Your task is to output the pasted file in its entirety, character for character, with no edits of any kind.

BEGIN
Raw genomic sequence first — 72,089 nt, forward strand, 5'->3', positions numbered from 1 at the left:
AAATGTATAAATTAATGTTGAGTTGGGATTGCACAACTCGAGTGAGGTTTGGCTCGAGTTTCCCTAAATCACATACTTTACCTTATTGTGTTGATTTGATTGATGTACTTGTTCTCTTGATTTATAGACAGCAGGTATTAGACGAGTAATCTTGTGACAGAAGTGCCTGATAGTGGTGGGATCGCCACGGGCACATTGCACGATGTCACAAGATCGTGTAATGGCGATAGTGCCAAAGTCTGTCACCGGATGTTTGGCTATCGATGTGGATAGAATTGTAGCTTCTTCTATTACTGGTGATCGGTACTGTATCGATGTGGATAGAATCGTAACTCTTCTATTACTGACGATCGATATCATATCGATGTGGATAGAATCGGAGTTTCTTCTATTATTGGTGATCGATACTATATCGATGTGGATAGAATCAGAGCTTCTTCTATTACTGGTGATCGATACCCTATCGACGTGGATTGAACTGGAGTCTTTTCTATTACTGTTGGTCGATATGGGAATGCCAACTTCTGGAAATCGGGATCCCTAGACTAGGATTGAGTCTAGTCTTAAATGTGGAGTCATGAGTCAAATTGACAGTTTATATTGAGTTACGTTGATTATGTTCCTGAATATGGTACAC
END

Raw genomic sequence first — 72,089 nt, forward strand, 5'->3', positions numbered from 1 at the left:
AAATGTATAAATTAATGTTGAGTTGGGATTGCACAACTCGAGTGAGGTTTGGCTCGAGTTTCCCTAAATCACATACTTTACCTTATTGTGTTGATTTGATTGATGTACTTGTTCTCTTGATTTATAGACAGCAGGTATTAGACGAGTAATCTTGTGACAGAAGTGCCTGATAGTGGTGGGATCGCCACGGGCACATTGCACGATGTCACAAGATCGTGTAATGGCGATAGTGCCAAAGTCTGTCACCGGATGTTTGGCTATCGATGTGGATAGAATTGTAGCTTCTTCTATTACTGGTGATCGGTACTGTATCGATGTGGATAGAATCGTAACTCTTCTATTACTGACGATCGATATCATATCGATGTGGATAGAATCGGAGTTTCTTCTATTATTGGTGATCGATACTATATCGATGTGGATAGAATCAGAGCTTCTTCTATTACTGGTGATCGATACCCTATCGACGTGGATTGAACTGGAGTCTTTTCTATTACTGTTGGTCGATATGGGAATGCCAACTTCTGGAAATCGGGATCCCTAGACTAGGATTGAGTCTAGTCTTAAATGTGGAGTCATGAGTCAAATTGACAGTTTATATTGAGTTACGTTGATTATGTTCCTGAATATGGTACAC